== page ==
“You know Uganda is the Centre of Excellence for Cassava growing…?” Gerry began, making me choke on my coffee as I spluttered a ‘What The…?’
It is true.
The internet even says stuff like, “The Cassava Regional Centre of Excellence is based in Uganda, taking advantage of Uganda’s proven track record of success in providing leadership in cassava research, training and dissemination of technologies and information…”
Go and ask the Food and Agricultural Organisation (FAO) of the United Nations for more.
Another website declares that six years ago Uganda was the sixth largest producer of cassava in Africa, and the crop is our second most important after bananas.
It would be – it basically grows anywhere under even arid conditions. Which is why the three chaps’ project was so important – because on their 240 acres they focussed on one, consistent breed or strain of cassava, rather than the very many funny ones in existence elsewhere.
As they were starting up, they tried to get the right cuttings and couldn’t find any that were consistent for a while. They went to the National Crops Resources Research Institute at Namulonge and eventually set up a partnership that ensured they had a sensible strain of cassava.
That’s another reason NAADS should be interested in them, and them in NAADS, because if one of the odd strains gets into their 240 acres they could lose their entire crop. You see, a short while ago someone said they had found Cassava Brown Streak disease in Western Uganda…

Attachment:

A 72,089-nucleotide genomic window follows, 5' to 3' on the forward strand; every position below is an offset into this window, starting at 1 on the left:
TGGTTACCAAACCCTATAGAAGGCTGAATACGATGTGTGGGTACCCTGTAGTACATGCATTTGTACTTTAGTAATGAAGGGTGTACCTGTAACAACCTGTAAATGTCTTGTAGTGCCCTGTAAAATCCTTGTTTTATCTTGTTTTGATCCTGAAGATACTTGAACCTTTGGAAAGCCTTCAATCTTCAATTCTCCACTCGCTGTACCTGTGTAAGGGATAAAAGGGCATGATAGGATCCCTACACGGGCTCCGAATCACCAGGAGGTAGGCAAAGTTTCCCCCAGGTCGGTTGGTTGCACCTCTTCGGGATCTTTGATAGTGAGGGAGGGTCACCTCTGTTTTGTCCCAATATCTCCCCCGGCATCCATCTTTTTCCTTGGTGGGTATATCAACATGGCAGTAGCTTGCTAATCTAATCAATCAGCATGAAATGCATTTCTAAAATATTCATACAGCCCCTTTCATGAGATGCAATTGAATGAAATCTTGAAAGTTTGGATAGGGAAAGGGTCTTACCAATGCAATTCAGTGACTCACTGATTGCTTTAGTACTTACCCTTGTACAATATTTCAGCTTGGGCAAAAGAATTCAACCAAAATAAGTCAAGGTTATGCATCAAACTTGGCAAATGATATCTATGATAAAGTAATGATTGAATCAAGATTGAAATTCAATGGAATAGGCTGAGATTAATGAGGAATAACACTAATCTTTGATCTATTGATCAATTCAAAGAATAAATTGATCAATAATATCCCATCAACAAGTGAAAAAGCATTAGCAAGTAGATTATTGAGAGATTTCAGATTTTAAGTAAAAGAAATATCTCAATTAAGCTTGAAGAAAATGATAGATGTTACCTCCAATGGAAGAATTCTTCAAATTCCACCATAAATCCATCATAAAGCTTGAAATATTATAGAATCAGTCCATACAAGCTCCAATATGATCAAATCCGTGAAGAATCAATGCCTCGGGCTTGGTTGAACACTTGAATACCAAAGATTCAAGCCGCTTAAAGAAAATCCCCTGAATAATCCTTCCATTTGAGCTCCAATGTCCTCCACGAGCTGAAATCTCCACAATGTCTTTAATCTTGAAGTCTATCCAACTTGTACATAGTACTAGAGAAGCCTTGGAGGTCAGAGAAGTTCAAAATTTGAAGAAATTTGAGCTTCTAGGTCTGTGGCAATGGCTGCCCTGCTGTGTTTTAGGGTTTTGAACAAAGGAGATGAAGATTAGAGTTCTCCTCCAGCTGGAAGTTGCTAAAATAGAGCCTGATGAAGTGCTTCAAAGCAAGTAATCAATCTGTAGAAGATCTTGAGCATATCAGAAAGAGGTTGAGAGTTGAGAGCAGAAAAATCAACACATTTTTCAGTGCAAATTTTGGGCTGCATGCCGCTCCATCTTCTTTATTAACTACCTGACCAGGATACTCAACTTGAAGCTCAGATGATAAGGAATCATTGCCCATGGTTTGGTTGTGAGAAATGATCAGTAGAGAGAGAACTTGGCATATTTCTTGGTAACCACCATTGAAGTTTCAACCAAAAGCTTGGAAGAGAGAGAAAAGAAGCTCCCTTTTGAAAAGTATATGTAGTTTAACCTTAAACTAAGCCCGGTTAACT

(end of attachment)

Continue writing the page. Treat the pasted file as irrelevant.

No – crisis meetings have not been called, even if Ugandan Brown Streak disease is ranked among the top seven biological threats to global food security.
All in all, their book will be an interesting read – wait for the section on ACF – the Agricultural Credit Facility under Bank of Uganda, an abbreviation few of us can recognise as quickly as TDA today, yet it’s been there since 2009. Under the ACF you and I can get up to Ushs2.1billion (or even Ushs5billion if the project is good enough), at 10% per annum.
They got one of far less than that, and because of bureaucracy found themselves paying a commercial bank loan at a much higher interest rate a couple of months into planting and…they are now in court minus the tractor they purchased with the loan, and the 80% they had paid for it in cash.
But they have their 240 acres of cassava sitting intact, for now, and they’re aiming at 3,500 planted by 2017.
As a resident of the Cassava Centre of Excellence, how many patches of your own cassava will you have by then?

stretching Uganda’s good name across the globe


LAST WEEK a Ugandan called David Egesa was quoted in an online publication asking,
“Why should I be crazy and stay in Canada where it’s cold?“
This was the closing sentence in a report on the Canadian Broadcasting Corporation and Radio Canada website about how a team of Ugandan Kayakers had fought their way through piles of red tape to get to the International Canoe Federation (ICF) 2015 Freestyle World Kayaking Championships.
Their story is much like the She-Cranes – with very little support of an official and unofficial nature, a small group of very hopeful, resilient and positive thinking Ugandans fought against all odds to get to the world stage and have held the country’s flag high in the sky.
The She-Cranes did it on the extreme bottom right hand side of the map of the world, and the Kayakers have done it on the extreme top left hand side – stretching Uganda’s good name across the globe thanks to these young, voluntary, patriotic and passionate citizens working in their private capacity!
At this rate, the people who select candidates for national medals will find the coming ceremonies much easier to handle, because the reports from Ontario, Canada where the team of three is making waves make them heroes of serious note.